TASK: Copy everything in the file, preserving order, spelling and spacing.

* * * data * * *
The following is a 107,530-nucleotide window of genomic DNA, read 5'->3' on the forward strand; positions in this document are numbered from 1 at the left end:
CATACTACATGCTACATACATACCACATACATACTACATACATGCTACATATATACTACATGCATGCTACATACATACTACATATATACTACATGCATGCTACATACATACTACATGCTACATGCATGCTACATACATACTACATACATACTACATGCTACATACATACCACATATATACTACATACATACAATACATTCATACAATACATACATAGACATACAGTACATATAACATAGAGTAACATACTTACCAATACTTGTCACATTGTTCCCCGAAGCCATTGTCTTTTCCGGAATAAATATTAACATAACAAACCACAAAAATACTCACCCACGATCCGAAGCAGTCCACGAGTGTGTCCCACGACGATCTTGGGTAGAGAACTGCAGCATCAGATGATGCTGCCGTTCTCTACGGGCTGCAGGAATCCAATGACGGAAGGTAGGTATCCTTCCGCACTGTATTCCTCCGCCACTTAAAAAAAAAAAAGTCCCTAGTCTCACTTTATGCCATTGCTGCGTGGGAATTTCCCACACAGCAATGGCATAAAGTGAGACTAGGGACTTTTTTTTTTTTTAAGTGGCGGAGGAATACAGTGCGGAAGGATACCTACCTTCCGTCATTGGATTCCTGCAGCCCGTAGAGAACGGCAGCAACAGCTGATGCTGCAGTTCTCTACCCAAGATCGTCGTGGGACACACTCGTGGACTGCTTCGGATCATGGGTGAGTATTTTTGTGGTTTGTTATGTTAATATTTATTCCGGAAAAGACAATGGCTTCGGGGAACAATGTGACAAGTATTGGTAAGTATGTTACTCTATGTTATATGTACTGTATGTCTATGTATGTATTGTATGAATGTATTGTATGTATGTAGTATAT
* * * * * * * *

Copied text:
The following is a 107,530-nucleotide window of genomic DNA, read 5'->3' on the forward strand; positions in this document are numbered from 1 at the left end:
CATACTACATGCTACATACATACCACATACATACTACATACATGCTACATATATACTACATGCATGCTACATACATACTACATATATACTACATGCATGCTACATACATACTACATGCTACATGCATGCTACATACATACTACATACATACTACATGCTACATACATACCACATATATACTACATACATACAATACATTCATACAATACATACATAGACATACAGTACATATAACATAGAGTAACATACTTACCAATACTTGTCACATTGTTCCCCGAAGCCATTGTCTTTTCCGGAATAAATATTAACATAACAAACCACAAAAATACTCACCCACGATCCGAAGCAGTCCACGAGTGTGTCCCACGACGATCTTGGGTAGAGAACTGCAGCATCAGATGATGCTGCCGTTCTCTACGGGCTGCAGGAATCCAATGACGGAAGGTAGGTATCCTTCCGCACTGTATTCCTCCGCCACTTAAAAAAAAAAAAGTCCCTAGTCTCACTTTATGCCATTGCTGCGTGGGAATTTCCCACACAGCAATGGCATAAAGTGAGACTAGGGACTTTTTTTTTTTTTAAGTGGCGGAGGAATACAGTGCGGAAGGATACCTACCTTCCGTCATTGGATTCCTGCAGCCCGTAGAGAACGGCAGCAACAGCTGATGCTGCAGTTCTCTACCCAAGATCGTCGTGGGACACACTCGTGGACTGCTTCGGATCATGGGTGAGTATTTTTGTGGTTTGTTATGTTAATATTTATTCCGGAAAAGACAATGGCTTCGGGGAACAATGTGACAAGTATTGGTAAGTATGTTACTCTATGTTATATGTACTGTATGTCTATGTATGTATTGTATGAATGTATTGTATGTATGTAGTATAT